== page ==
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On a Quiet Israel Road, a Bus Ride Ends in Carnage


MEGIDDO, Israel -- Mickey Harel drove the same road Wednesday that he always drives through these piney hills. And just like any other dawn, the soldiers he picked up at daybreak dozed and daydreamed in the back of the crowded bus.

The driver knew the Israeli soldiers, their faces and their schedules, where they climbed aboard and where they hopped down. "They were wonderful," he said. The young people in their smart khakis reminded him of his sons, and of his younger days fighting in the 1967 Middle East War.

Harel felt the bomb before he heard it, as if some great hand had given the bus a hard shove from behind. He knew what it meant--it wasn't his first brush with suicide bombings. This time, a Palestinian teenager had roared up in a stolen vehicle packed with homemade explosives, pulled alongside the bus' gasoline tank and blown himself up.

The Wednesday morning blast on a northern Israel roadway was the deadliest attack since March: 17 passengers were killed, and more than 30 hospitalized. Most of the commuters were young soldiers, in their late teens and early 20s, on their way to the military bases sprinkled throughout this predominantly Arab farmland. They burned to death at a crossroads whose name is Hebrew for Armageddon.

In Gaza City, the radical group Islamic Jihad claimed responsibility for the attack on the "Zionist bus." According to a statement by group leader Sheik Abdullah Shami, the bombing was meant to mark the 35th anniversary of the Middle East War, in which Israel seized the West Bank, Gaza Strip, Golan Heights and East Jerusalem.

"We say to the enemy, we will continue to destroy the protective shield [that Israeli Prime Minister Ariel] Sharon talks about," the statement said. "They will never enjoy security as long as occupation exists in our land."

The bomber, 17-year-old Hamza Samudi, drove here from the nearby West Bank city of Jenin, according to Islamic Jihad. By midday, dozens of Israeli tanks had rolled into Jenin. Early today, tanks rumbled to the headquarters of Palestinian Authority President Yasser Arafat in the West Bank city of Ramallah and unleashed a torrent of shells and gunfire.

Arafat had earlier condemned the Megiddo attack and declared that his Palestinian Authority "has no link to and no information about, nor does its security apparatus have ties or information" about the explosion.

It is apricot season here in Megiddo, a land whose honeyed light, cool winds and watermelon fields belie its turbulent politics.

A short drive to the south, the hills of Israel give way to the hills of the West Bank. This quiet countryside has been the backdrop for a string of suicide bombings and shootings.

Harel has witnessed explosions before, involving two of his fellow drivers' buses. Another time, he watched as a radical Palestinian disguised as a soldier pulled a gun, opened fire and mowed down four passengers at a bus station. Other drivers teased him about his brushes with death. "You have an attraction to it," they said.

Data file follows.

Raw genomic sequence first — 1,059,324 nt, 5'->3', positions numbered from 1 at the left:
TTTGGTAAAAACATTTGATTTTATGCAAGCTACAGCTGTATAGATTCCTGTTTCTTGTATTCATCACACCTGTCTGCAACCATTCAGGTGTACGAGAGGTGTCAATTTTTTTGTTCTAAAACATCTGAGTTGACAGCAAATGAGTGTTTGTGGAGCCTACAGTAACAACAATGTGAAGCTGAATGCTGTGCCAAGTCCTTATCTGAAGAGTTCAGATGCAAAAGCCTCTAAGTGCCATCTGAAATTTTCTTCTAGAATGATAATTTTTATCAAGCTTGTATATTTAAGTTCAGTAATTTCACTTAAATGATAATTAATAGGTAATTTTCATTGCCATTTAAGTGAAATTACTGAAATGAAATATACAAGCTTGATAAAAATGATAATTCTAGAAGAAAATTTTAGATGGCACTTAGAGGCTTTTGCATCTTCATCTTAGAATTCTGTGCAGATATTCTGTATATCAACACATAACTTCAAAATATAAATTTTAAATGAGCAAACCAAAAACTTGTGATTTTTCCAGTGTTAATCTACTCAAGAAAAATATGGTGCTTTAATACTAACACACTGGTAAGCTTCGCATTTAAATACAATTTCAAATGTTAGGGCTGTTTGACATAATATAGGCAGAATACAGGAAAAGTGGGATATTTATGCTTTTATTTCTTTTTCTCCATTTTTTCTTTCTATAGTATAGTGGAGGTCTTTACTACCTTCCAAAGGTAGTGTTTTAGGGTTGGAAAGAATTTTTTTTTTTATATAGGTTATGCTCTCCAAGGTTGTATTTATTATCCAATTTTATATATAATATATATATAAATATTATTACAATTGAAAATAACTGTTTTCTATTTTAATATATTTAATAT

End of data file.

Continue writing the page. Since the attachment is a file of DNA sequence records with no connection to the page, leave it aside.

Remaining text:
"I kept getting through it," Harel said. "But this time.... "

Wednesday's blast was strong enough to lift his bus off the pavement and make a gas station a mile up the road shudder. Charred chunks of steel sailed far and wide into flowered slopes. This stretch of road runs in front of a military prison with a large population of Palestinian inmates. When the prisoners heard the blast, they broke out into cheers, guards said.

Steel siding from the blasted bus was tangled in the barbed wire on the outskirts of the prison yard.

After the bomb exploded inside Samudi's vehicle, the gas tank of the bus followed suit. The bus skidded to one side, then the other, flipped, then grated along the road. Harel grabbed at the wheel, but it was useless. By the time the vehicle came to rest, there was fire everywhere, roaring and strong.

"It lit up instantly," a prison guard named Andre told Army Radio. "People were escaping like ants."

Soldiers kicked open the doors, leaped through shattered windows, rolled and stomped to squelch the flames.

"I don't know how I got up--I just got up and walked," said Meital Mordechai, an 18-year-old soldier whose right eye was badly burned in the blast.

In the front of the bus, Harel jumped out a broken window. There was smoky pandemonium all over the scorched roadway--bleeding soldiers gaped, too shocked to move. "I did what I could," the driver said. "I dragged them to the side of the road." Those who weren't quick enough died in the flaming bus. Witnesses described a couple who embraced as they burned to death.

Mordechai switched bus lines months back, after a suicide bomber struck the route she used to ride to work. Like many Israelis, she lives under the vague logic that lightning can--and probably will--strike twice in the same place. Everything is safe, until, one day, it isn't. On Wednesday morning, Mordechai awoke in her parents' house, showered and headed into the sunny morning for the bus stop. She missed the first bus, so she waited around for another one to rumble up the road from Tel Aviv. Hours later, spread flat on a hospital cot with a patch over her eye, she explained the logical remedy. "Now I won't take this bus anymore," she said.

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